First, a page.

Embryonic versus adult stem cells: What’s the difference?

Adult vs Embryonic Stem Cells

Embryonic versus adult stem cells: What’s the difference?

Medical facilities are offering many kinds of stem cells to patients today. Unfortunately, sales
of these innovative medical products can hardly be called transparent. That means people who
need stem cell treatments can often be confused, and fail to understand exactly what’s being
used in their therapy.

So let’s figure it out cells types.

One of the principles by which cell products can be identified is the source of the cells. There
are two kinds: developed or undeveloped tissue.
Developed tissue means cells from an adult human body. Adult stem cells can be found in
adipose tissue, hair follicle, bone marrow and blood; all of these can be sources of stem cells.
“Undeveloped tissue” means tissue from embryos, most often from foetal tissue derived from
abortions, or embryos created for IVF programs and not used. However, it’s important to note
that there are other sources of such stem cells, including umbilical cord blood, umbilical cord
tissue and placenta. These sources of undeveloped tissue are legal, and recognized around the
world. Still, patients need to understand that these sources of stem cells cannot provide full bio-
insurance (which ideally uses cells from the patient’s own body), and also that they don’t offer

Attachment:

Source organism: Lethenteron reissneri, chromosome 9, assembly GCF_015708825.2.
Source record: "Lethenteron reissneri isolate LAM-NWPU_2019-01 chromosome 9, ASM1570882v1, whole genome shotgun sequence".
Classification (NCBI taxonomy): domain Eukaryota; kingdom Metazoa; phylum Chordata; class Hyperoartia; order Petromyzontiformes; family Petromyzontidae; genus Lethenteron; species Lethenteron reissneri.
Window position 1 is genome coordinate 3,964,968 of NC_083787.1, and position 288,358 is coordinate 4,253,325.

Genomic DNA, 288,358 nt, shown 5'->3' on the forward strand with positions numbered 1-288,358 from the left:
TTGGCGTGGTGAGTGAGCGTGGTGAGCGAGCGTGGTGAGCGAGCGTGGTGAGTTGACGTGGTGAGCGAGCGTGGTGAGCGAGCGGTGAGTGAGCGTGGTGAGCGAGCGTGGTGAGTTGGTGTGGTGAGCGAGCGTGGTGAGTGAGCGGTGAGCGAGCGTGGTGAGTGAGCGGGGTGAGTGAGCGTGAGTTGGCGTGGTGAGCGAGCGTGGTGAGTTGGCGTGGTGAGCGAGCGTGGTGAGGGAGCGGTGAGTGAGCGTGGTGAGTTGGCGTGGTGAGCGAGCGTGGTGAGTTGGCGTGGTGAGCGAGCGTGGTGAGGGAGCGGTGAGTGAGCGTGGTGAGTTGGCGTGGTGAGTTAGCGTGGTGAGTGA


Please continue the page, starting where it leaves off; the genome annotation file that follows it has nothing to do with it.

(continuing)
every type of stem cell.

The main difference between embryonic and adult stem cells is that embryonic cells are
completely indeterminate on what type of tissue they will turn into. This means that they can turn
into fat, bone, skin, blood or any other type of tissue. According to researchers, this is the main
risk factor: The ability of these cells to transform into any type of tissue does not limit their ability
to transform, for example, into cancer cells. It is important to emphasize that these assumptions
remained unproved.

Unlike embryonic stem cells, however, adult stem cells are stable in their development. These
cells are isolated and cultured purposefully. This means that the doctor or bio-technologist
knows exactly what type of cells they are growing for a therapeutic dose, and how these stem
cells will behave in the human body after they are introduced.
Thus, using adult stem cells we can predict the outcome of treatment. This is a deliberate
approach, whose associated risks are incomparably lower than those of products based on
embryonic stem cells.

When deciding on a treatment using stem cells, the patient should be aware of how it works